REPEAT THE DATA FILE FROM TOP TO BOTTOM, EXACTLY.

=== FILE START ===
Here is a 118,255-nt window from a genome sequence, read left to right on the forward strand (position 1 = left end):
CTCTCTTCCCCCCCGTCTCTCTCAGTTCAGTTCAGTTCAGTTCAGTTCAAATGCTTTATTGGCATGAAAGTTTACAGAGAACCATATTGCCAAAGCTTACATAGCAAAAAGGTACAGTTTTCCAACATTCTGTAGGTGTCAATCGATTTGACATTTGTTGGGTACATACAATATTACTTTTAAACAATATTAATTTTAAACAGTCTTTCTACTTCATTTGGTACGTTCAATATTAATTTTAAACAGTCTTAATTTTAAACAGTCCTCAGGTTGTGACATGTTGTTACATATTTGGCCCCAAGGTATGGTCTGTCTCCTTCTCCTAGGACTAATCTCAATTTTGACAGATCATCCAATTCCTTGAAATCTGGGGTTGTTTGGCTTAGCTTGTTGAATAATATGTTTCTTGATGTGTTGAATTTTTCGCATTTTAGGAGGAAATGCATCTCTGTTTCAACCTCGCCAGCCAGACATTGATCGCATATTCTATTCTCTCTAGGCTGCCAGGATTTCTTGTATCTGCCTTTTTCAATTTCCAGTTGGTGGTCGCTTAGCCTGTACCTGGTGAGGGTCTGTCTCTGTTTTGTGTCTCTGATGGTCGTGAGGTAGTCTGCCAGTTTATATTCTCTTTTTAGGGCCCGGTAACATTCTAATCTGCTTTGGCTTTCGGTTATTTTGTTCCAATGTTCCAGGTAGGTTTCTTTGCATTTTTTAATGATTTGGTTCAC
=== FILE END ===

Here is a 118,255-nt window from a genome sequence, read left to right on the forward strand (position 1 = left end):
CTCTCTTCCCCCCCGTCTCTCTCAGTTCAGTTCAGTTCAGTTCAGTTCAAATGCTTTATTGGCATGAAAGTTTACAGAGAACCATATTGCCAAAGCTTACATAGCAAAAAGGTACAGTTTTCCAACATTCTGTAGGTGTCAATCGATTTGACATTTGTTGGGTACATACAATATTACTTTTAAACAATATTAATTTTAAACAGTCTTTCTACTTCATTTGGTACGTTCAATATTAATTTTAAACAGTCTTAATTTTAAACAGTCCTCAGGTTGTGACATGTTGTTACATATTTGGCCCCAAGGTATGGTCTGTCTCCTTCTCCTAGGACTAATCTCAATTTTGACAGATCATCCAATTCCTTGAAATCTGGGGTTGTTTGGCTTAGCTTGTTGAATAATATGTTTCTTGATGTGTTGAATTTTTCGCATTTTAGGAGGAAATGCATCTCTGTTTCAACCTCGCCAGCCAGACATTGATCGCATATTCTATTCTCTCTAGGCTGCCAGGATTTCTTGTATCTGCCTTTTTCAATTTCCAGTTGGTGGTCGCTTAGCCTGTACCTGGTGAGGGTCTGTCTCTGTTTTGTGTCTCTGATGGTCGTGAGGTAGTCTGCCAGTTTATATTCTCTTTTTAGGGCCCGGTAACATTCTAATCTGCTTTGGCTTTCGGTTATTTTGTTCCAATGTTCCAGGTAGGTTTCTTTGCATTTTTTAATGATTTGGTTCAC